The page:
This is a smart and interesting report, and I like its directness. For example, the first section heading is "what we would like you to do." OK, what? To begin with, they'd like to see the report disseminated and discussed as widely as possible. Have a look--it really is interesting.
Section 2 contains facts and figures that are quite striking. Women start out being nearly half of all philosophy majors (or the UK equivalent), but steadily thin out at higher levels.
The authors note that women thin out at higher levels in other fields too. The end result in philosophy is particularly striking, because women start out being in the minority. The trend in philosophy most resembles the trend in math, which they see as revealing.
Here's another pleasingly direct bit of the report - it's from section 3.
We do not fully understand why the proportion of women philosophers is so low. Some will insist that it is due to innate and unchangeable psychological differences between women and men. This may be true (though there are good reasons to doubt such claims; see e.g. Fine 2010, Jordan-Young 2010), but there is also strong evidence that there are other barriers to women in philosophy. As long as these barriers exist, it will be impossible to know whether the underrepresentation of women is indeed due to such innate differences, or to these barriers. And since these barriers are, as we will see, both unjust and bad for philosophy, there is good reason for us to strive to remove them."We don't fully understand" is honest, and "let's remove barriers" makes sense, as does the idea that they're "unjust and bad for philosophy." But surely there's a false dichotomy here. It's not true that women are underrepresented because of either (1) "innate and unchangeable psychological differences between women and men" or (2) "barriers to women in philosophy." They could be underrepresented because of (3) culturally transmitted differences between men and women. Or because of (2) and (3). Or because of (1), (2), and (3).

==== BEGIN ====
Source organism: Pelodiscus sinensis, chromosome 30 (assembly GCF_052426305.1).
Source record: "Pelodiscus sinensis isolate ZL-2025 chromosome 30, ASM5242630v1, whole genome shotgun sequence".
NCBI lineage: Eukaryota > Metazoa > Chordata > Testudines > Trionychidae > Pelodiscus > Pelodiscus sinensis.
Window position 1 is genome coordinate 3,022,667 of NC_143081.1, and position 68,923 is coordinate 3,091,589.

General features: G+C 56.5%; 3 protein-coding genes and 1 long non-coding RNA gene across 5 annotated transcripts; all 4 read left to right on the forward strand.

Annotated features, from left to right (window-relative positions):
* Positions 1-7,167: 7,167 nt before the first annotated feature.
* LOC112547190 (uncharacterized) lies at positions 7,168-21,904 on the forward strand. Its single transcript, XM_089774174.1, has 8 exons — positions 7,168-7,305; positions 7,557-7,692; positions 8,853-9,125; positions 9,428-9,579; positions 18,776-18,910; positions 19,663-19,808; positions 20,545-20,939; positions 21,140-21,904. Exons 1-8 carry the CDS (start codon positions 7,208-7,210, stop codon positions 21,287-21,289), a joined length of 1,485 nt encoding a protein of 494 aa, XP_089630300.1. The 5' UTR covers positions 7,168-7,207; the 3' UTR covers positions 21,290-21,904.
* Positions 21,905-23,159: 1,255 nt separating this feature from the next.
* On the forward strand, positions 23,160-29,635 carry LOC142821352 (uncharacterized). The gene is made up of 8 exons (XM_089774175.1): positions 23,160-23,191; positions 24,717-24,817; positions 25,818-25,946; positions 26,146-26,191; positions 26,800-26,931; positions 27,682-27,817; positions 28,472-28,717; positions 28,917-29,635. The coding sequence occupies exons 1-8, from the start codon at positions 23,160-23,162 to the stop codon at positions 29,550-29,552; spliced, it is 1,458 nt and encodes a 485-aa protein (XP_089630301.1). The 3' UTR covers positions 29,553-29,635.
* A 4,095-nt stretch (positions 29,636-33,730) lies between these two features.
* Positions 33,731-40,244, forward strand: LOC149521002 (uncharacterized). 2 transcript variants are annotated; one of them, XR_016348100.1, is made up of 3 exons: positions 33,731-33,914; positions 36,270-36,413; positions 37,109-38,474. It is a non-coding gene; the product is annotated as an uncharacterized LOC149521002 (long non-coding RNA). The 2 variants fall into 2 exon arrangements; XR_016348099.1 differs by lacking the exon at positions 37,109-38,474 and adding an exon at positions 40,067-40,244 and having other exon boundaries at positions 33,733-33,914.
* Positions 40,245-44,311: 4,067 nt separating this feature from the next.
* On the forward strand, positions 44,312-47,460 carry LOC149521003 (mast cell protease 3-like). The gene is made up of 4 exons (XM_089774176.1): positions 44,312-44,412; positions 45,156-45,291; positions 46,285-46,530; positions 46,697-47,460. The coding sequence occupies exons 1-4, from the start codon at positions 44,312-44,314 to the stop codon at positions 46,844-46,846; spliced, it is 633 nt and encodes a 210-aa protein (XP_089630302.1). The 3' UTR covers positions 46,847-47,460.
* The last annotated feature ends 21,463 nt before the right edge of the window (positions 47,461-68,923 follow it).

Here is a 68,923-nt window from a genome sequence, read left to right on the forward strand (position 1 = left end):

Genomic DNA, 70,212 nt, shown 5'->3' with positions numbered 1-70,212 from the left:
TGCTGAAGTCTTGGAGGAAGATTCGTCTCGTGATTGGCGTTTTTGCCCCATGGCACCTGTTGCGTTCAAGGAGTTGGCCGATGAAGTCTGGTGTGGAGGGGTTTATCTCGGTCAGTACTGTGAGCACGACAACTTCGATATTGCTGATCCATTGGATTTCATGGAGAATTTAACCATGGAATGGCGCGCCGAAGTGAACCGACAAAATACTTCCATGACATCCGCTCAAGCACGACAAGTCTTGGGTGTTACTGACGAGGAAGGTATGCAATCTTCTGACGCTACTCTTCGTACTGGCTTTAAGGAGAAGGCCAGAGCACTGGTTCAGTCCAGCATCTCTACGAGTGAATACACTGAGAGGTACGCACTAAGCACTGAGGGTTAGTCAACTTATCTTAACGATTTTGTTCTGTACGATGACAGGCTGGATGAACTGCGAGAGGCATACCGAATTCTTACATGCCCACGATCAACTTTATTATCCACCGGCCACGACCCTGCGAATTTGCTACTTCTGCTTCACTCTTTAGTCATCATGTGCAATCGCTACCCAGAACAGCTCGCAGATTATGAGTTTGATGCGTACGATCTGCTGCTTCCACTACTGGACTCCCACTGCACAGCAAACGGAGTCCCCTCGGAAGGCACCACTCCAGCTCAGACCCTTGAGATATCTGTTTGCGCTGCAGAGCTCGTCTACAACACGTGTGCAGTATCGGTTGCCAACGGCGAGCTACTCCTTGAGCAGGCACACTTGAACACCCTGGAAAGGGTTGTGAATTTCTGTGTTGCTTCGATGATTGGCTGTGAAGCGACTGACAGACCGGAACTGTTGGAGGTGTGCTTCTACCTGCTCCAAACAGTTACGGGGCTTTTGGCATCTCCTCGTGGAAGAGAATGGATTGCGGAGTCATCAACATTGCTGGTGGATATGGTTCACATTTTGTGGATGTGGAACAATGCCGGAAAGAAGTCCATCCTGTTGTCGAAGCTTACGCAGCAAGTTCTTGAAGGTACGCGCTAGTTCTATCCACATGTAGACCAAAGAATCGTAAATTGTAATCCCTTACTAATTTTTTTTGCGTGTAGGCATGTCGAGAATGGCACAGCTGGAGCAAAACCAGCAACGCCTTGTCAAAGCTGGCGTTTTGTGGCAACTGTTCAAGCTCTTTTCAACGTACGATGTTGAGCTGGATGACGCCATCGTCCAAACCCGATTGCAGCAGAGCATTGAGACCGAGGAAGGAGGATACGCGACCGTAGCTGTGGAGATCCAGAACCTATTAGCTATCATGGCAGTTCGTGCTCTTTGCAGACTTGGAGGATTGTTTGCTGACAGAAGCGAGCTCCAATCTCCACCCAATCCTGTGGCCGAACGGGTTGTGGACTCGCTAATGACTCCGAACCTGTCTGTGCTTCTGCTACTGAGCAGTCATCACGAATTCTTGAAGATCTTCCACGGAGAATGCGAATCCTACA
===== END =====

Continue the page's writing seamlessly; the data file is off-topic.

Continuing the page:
Anyhow, they focus on barriers. One is "implicit bias" against women in philosophy - on the part of philosophers both male and female. The sheer fact that a CV is headed by a woman's name causes it to be rated more negatively, a study of psychologists (though not philosophers) has shown.